An in depth study of the Cult of Sufism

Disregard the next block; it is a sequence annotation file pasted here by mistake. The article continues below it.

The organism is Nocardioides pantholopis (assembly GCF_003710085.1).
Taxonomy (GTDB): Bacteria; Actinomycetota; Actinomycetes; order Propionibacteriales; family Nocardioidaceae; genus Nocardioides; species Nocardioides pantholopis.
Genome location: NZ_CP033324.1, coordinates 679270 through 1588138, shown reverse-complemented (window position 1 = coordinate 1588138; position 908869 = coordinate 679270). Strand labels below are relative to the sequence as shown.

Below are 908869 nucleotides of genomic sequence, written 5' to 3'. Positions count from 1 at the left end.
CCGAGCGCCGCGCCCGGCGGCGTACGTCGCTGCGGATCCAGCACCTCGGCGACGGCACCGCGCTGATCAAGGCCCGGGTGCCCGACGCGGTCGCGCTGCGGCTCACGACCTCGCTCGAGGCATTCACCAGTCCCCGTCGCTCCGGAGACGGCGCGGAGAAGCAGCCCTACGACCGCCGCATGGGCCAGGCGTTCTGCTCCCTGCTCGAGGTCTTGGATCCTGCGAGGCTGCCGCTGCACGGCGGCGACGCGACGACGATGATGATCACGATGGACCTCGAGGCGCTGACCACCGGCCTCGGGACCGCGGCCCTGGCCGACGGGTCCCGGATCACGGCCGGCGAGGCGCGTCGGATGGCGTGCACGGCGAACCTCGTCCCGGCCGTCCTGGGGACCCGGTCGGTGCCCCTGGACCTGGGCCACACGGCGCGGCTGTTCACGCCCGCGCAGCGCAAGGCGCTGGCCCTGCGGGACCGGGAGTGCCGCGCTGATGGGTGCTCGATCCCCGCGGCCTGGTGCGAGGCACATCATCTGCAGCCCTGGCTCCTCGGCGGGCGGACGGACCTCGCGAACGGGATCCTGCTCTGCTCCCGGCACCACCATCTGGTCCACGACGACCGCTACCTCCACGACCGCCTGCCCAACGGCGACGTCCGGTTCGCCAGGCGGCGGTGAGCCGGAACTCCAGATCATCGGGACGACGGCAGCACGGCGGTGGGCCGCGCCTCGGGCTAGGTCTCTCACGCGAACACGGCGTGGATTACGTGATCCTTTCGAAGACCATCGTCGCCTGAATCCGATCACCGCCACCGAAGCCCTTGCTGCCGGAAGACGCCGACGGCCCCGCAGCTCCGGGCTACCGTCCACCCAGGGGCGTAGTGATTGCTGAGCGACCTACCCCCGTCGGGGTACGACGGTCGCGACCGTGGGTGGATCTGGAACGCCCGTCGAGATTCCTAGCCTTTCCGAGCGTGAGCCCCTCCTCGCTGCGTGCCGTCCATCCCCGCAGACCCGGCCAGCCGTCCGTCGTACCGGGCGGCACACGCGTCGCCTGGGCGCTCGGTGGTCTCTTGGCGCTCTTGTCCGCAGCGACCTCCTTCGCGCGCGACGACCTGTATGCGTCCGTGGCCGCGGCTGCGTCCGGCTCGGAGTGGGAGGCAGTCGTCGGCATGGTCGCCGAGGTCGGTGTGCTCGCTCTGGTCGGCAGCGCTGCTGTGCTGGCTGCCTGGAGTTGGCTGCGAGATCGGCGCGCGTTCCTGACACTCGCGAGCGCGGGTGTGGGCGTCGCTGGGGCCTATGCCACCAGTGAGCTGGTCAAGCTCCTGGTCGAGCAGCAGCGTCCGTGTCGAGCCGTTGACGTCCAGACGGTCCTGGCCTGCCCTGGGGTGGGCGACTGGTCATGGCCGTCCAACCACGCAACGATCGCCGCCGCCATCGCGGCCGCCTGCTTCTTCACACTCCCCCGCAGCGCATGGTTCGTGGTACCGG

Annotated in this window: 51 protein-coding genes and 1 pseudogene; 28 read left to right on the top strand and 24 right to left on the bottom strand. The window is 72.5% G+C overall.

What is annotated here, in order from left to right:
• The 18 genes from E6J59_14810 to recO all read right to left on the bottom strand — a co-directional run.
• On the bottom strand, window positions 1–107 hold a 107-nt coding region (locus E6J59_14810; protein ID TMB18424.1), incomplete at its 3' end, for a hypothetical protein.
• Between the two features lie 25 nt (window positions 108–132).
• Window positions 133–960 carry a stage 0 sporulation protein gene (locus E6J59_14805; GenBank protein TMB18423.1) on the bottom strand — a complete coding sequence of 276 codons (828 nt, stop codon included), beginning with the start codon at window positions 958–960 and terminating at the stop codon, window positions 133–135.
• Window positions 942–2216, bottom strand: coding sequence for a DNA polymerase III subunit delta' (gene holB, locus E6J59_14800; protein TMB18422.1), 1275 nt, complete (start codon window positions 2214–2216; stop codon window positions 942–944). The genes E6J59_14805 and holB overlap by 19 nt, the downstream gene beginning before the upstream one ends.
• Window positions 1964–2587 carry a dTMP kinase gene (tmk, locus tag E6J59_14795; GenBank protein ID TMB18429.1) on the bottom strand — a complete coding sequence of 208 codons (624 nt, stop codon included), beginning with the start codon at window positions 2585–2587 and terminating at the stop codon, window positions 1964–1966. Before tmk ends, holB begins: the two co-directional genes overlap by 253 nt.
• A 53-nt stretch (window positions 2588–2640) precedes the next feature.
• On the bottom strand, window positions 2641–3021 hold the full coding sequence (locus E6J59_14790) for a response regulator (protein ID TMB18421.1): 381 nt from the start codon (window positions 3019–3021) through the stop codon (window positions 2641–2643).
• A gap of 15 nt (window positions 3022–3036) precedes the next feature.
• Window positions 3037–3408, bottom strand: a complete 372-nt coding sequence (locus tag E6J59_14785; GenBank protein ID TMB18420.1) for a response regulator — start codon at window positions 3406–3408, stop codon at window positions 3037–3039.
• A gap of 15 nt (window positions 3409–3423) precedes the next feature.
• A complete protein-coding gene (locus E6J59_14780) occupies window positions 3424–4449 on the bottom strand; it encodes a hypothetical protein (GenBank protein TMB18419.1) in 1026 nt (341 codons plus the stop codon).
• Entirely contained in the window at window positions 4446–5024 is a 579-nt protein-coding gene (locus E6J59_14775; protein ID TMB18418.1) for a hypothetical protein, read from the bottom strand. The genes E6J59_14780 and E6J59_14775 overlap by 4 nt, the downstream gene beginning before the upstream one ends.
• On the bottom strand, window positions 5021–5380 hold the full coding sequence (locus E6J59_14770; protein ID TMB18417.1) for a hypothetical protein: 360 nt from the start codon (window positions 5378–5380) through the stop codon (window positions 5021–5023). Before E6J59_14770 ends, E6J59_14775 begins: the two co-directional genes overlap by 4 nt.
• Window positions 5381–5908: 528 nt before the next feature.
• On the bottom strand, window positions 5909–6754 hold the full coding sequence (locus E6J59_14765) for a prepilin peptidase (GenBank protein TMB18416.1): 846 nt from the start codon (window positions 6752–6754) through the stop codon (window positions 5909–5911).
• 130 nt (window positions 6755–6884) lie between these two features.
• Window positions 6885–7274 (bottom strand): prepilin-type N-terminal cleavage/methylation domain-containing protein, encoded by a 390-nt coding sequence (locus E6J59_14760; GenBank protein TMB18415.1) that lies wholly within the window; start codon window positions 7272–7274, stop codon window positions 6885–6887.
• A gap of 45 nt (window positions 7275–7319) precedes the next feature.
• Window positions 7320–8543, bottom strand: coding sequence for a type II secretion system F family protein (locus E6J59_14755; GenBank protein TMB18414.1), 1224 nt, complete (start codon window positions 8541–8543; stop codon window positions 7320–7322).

Submitted by Newseditor on Sun, 2015-11-08 16:23 Recently, I came across book “Sufi Poet Zaffar Shawl” (ISBN 81-89345-16-8, published in 2013, Rs. 500. by Poets International Books, Bangalore, India), by Dr. Mohammed Fakhruddin. I was always curious about the Cult of Sufism, and this book gave me ample scope to indulge in back-breaking hours of exploration and examining the contents of this wonderful book. It comes in a flashy cover featuring the Celebrated Sufi-Poet “ Zaffar Shawl” wherein the photograph is done by Kerstin Sezesny and the cover page design by the Poet Photographer, Dr. Fakhruddin; himself. As I leafed through the glossy pages egregiously packed with intuitive learning by the Poet-scholar; I fell upon a reverie like and did a deft work on an assemblage of known facts and fiction. ‘Sufism’ a popular expression of Mohammed’s religion in the western world today is actually Islam’s mystical way, a hunger for life-transforming spiritual experience and an attraction to monistic belief systems. Sufism ( Arabic ‘ Tasawwuf’) is a name which probably has its origin in the wearing of undyed wool (Suf) as a mark of personal penitence. Sufis are said to experience God ( which is often viewed in Islam as remote and unapproachable) can be achieved in this life. It is characterized by asceticism, quietism, intimate and personal love of God and disparagement of mere lip service. All these are clearly propounded in the introductory part of the book by Dr. Mohammed Fakhruddin; as he ventures into the subject and introduces Mr. Kashmiri and his poems. The Sufi tradition is well elucidated, but when I come to the portion of the work where Dr. Fakhruddin undertakes to explain the modern concept of a Sufi- or a Sufi against the backdrop of 22nd Century; it appears  to me rather wayward from the existing norms of what had been a conceptualized thought-process regarding Sufis through ages. The original accepted norms of "Sufism" lays emphasis on inner devotion that fulfills the strict demands of the Holy Qur’an- shift in later years from moral self-control to metaphysical knowledge with its sequence of psychological ascent to the Perfect Man-the microcosm in whom the One is to manifest to Himself-spiritual hunger that characteristically drove them to go far beyond the prescribed observations in addition to observing nightly fasts required during the month of Ramadan, when they engage in voluntary fasts et all has been simplified when he declares on the basis of the interview held with the celebrated Sufi Poet Mr Zaffar Shawl that there is no word called "Sufism". Self interested people have coined the word and sufi basically means “a person who is on the way of truth and wants to discover himself”. He wants to take all the pain while trying to find the right spirit of truth. In a lucid way Dr. Fakhruddin’s realization came with that with of a Sufi, not being a saint at all, but a human being with a difference. The  Haiku exponent even pens up a haiku on this to stress on a Sufi’s developing his inner vision through spiritualization. The norms that come in present day context regarding a Sufi is that one who lives as a “respected citizen of the country, does not violate laws of the land, earns livelihood with hard work and sincerity, earns respect in his society. For him even today truth is God and God is truth. He finds God in every human being, and in everything that is living and non-living, created by god the Supreme. All these accountability in today’s crashing materialistic world plagued by severe ills is not only difficult to see but even harder to imbibe. Man has grown such Chaotic and silence is missing in today’s hectic life-style; man is not only deviated from the innate sense of the term but even grown callous and indifferent, in mad pursuit of worldly desires. In this kind of a raging scenario, Dr. Fakhruddin haply chance upon a real Sufi --who according to him fits into norms of a realistic approach to this dying Islamic Cult.If according to Dr. Fakhruddin, Sufism is about certain facts, belief systems.That he names about as he illustrates; certain virtues like Patience, Perseverance, Tolerance, Constancy, Courage, Charity, Contentment, Helpful attitude, Kindness, Broadmindedness which he ropes in along with certain  practices like avoiding anger, hatred, back-biting, jealousy etc then I must say such findings would not only be an uphill task but even hard to believe and find. All these moral discourse in today’s consumerist world would fall short of being able to find customers, sorry to say Sufis. Lest, finding any other example ; read at hand ( Sonnets, Haikus, villanelles) of Dr. Mohammed Fakhruddin on ‘death’, ‘life’, ‘after-death’ which deals with self-exploration that leads the reader towards ultimate truth in the Preface, clearly points out another glaring sufi to us. For now on, we know of his identity as a celebrated Haiku exponent, a photographer, a journalist, an Editor, a Convenor of Poetry Festivals, a film script-writer and director none-the-less a playwright but this concept is a diversified one. Among  other things to note, I find similarities on the propagative views of Wordsworth’s Pantheistic Philosophy reflected in thought- process of Mr. Kashmiri which in turn been illustrated by Dr .Fakhruddin as well  . Even British poets to some extent inculcated with them this philosophy as well like Owen and Yeats. Other characteristics of this cult of Sufism is well postulated though like the ritualized dance in the rite of centralization whereupon the body considered as the Axis of the universe is none other than’Tree of Life’intended to plunge the dancer into a state of concentration upon Allah; the other being the meditative trance-exercises induced to alter states of consciousness whereupon mental barriers to psychic intrusions are broken down and link is established to the spirit world. Sufism is just a popular expression Of Muhammad’s religion in the western world today. It’s a mystical way a hunger for life transforming spiritual experiences and an attraction to monistic belief systems. Several personalities acknowledge the influence of Sufism in their lives-novelist Doris Lessing, Actor James Coburn, poet Ted Hughes, Robert Graves, psychologist Erich From and Robert Ornstein, late Secretary General of UN- Dag Hammarskjold.                                          The Sufi sees visions, hears the voice of prophets and gain from them guidance….condition of Joy and longing-in the works (33) poems delved deeply in the above book on discussion are noteworthy in the sense they are piquant with the hedonistic parlance of Sufism-where a Sufi has to find His Beloved (Supreme Being) within Himself, since God can be found only in the heart of a Devotee that has been purified by the fire of divine Love. "Truth is Allah". "Traveler of Truth" is a Sufi’s goal in the journey of life hence all the poems are a variegated display of all the attributes of a perfect Sufi poetry cult.